Grading the Bears: Game 11

Game ball: Benny Cunningham

You know it’s a bad sign when a rookie backup running back gets the game ball, but in this case it’s well deserved. When starter Zac Stacy was sidelined after running through the Bears for 87 yards early on, all Cunningham did was rush for 109 yards, most of those coming in the second half. His 9-yard TD run late in the game proved the dagger.

Quarterback: 4 balls

It’s been said before and it should be said again: the Bears are so lucky to have Josh McCown. The savvy veteran not only provided a needed calmness after things had gotten ugly early, he then went out kept the Bears in the game — going 36 for 47 for 352 yards, 2 TD passes and a 102.4 QB rating.

Running backs: 2.5 balls

Matt Forte’s early fumble was a killer, but he did battle back well and put on a show in the middle quarters before fading late. As for Michael Bush? Was there anything more frustrating than watching this guy continuously come up short in short-yard situations? The answer is no.

Receivers: 4 balls

There was the return of Earl Bennett (career-high 8 receptions) and the continued clutchness of Martellus Bennett, but the star of he group — yet again — was Brandon Marshall. Where would this team be without him? Bmarsh finished with 10 catches for 117 yards and a TD.

Offensive line: 2 balls

Kyle Long may have provided the nasty, but the unit as a whole had one of its worst performances — especially in pass protection. Josh McCown was pressured early and often and sent to the turf way too many times in this one.

Defensive line: 1 ball

David Bass provided an early sack and Julius Peppers was noticeable once or twice. That’s about it. As for the return of Shea McClellin? He was the D-line’s version of Michael Bush (see above).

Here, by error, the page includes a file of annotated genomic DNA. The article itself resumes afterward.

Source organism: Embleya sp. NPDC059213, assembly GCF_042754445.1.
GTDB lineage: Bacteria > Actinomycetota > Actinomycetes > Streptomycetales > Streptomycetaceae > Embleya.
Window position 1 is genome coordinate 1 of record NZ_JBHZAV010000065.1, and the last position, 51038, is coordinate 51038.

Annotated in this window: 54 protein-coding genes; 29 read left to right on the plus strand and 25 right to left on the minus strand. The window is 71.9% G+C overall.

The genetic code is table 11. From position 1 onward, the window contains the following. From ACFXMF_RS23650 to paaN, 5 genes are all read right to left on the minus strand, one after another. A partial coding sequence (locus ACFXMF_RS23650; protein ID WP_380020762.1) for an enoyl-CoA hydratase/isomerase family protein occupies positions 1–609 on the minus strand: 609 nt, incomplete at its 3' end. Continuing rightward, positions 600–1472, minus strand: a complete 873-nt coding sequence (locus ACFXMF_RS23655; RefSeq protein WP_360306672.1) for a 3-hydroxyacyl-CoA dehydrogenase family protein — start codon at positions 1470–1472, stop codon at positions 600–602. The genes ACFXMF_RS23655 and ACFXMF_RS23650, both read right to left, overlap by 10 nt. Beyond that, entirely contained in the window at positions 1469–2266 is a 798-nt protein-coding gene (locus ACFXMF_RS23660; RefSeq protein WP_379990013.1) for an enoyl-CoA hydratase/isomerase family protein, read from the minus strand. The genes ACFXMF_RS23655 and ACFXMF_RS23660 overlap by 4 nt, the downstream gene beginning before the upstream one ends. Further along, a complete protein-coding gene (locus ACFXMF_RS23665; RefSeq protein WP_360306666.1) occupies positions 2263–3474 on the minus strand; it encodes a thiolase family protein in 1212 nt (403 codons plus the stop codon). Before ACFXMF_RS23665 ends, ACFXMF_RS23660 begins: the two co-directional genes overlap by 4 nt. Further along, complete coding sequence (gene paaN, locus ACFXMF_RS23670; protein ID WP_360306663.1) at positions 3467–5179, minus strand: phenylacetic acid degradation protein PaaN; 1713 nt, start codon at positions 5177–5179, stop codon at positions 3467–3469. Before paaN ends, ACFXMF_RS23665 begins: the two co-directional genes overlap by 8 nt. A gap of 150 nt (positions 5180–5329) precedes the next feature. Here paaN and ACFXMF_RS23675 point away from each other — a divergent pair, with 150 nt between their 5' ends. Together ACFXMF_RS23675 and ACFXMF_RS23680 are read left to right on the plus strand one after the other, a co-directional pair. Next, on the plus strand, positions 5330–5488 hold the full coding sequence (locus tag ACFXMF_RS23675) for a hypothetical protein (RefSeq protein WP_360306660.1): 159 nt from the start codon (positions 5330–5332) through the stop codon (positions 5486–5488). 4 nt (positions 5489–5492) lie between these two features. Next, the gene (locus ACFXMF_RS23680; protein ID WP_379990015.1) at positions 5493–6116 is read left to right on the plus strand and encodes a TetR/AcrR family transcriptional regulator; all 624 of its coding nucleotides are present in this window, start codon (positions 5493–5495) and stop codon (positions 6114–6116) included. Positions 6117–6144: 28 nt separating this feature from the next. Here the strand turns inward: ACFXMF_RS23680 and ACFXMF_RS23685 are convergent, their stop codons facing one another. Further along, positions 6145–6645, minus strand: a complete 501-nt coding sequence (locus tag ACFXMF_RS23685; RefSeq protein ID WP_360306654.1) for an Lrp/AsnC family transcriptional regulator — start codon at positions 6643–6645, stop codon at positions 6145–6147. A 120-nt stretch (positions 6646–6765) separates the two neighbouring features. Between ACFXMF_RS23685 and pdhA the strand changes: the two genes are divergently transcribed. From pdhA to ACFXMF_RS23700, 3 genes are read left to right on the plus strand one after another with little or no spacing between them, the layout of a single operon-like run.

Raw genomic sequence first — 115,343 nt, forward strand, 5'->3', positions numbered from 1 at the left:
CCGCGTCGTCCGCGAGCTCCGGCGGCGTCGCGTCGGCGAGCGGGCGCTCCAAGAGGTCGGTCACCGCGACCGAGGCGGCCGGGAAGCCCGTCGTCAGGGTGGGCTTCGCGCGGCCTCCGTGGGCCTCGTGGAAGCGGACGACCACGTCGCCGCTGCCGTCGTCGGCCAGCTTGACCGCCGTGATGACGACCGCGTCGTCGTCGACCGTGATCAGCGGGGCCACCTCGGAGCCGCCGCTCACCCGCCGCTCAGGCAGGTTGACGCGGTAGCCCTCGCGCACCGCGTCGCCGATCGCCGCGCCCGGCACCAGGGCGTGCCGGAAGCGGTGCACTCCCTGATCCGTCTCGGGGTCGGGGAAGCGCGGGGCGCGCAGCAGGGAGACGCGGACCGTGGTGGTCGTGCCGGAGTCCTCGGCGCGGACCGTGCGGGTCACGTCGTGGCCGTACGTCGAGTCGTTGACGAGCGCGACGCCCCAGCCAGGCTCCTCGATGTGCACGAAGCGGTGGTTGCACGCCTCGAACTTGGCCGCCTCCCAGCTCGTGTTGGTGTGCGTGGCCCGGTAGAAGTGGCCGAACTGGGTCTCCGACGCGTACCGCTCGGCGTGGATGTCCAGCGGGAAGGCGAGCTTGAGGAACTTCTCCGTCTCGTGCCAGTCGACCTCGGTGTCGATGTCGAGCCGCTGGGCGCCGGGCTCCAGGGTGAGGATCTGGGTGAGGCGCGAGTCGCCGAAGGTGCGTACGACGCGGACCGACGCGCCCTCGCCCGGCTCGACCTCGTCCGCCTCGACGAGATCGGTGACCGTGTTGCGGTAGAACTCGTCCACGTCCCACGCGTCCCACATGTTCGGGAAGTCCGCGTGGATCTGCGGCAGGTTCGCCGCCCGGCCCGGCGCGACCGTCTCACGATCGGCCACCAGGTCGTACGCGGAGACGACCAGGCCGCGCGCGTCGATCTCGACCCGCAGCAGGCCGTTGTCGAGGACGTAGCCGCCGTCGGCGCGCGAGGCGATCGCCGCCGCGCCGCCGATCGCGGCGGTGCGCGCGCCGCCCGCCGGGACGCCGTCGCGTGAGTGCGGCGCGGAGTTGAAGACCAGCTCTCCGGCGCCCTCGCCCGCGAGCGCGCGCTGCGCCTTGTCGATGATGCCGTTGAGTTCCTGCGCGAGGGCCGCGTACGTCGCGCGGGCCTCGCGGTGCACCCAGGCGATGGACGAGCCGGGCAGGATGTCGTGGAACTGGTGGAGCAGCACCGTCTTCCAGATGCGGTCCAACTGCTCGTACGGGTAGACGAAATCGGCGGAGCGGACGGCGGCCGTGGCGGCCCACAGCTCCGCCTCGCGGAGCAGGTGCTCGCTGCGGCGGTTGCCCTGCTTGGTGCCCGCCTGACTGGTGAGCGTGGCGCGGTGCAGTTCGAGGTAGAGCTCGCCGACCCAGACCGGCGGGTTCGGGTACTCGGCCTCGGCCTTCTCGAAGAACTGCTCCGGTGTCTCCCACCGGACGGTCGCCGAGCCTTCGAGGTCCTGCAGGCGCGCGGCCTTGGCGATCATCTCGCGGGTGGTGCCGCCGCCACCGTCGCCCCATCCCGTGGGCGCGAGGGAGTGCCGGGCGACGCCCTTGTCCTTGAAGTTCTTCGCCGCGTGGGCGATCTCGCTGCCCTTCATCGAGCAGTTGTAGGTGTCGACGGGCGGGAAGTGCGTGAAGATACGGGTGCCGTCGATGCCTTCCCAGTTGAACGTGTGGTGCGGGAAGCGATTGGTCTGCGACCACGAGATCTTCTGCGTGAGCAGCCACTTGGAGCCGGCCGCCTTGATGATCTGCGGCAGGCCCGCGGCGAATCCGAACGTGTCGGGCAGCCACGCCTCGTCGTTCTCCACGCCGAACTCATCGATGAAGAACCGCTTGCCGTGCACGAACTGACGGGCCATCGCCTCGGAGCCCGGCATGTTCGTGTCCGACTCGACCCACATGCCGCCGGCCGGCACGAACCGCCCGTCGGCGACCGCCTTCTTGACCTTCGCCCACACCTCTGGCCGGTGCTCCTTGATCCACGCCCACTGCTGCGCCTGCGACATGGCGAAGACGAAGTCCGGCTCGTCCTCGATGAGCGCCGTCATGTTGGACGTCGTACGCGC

Linebackers: 1 ball

Is it me, or does Jonathan Bostic look lost out there? If the defensive line can’t stop the run, and they can’t, then the linebacking crew needs to be there to help out. They didn’t. The Rams rushed for over 260 yards.

Secondary: 1.5 balls

Maybe you can blame it on the scheme, but every time the Bears needed a stop on third and long, Kellen Clemens Kellen Clemens! — was always able to find an open man. How is that possible?

Special teams: 1.5 balls

The coverage units were fine and Devin Hester had a punt return for a TD negated by penalty, but man, the kick returns this year — and especially Sunday — were hideous. But hey, it was nice to see Robbie Gould getting yappy on the sidelines. Coaching: .5 balls

Where do you start here? The Bears, for the second week in a row, did not seem prepared at the start and paid the price. Add on a gazillion penalties, some questionable play calls (always take the points on the road!) a porous defense, and some weak special team play and you have the perfect recipe for disaster. It left a bitter taste, indeed.

— Mike Spellman

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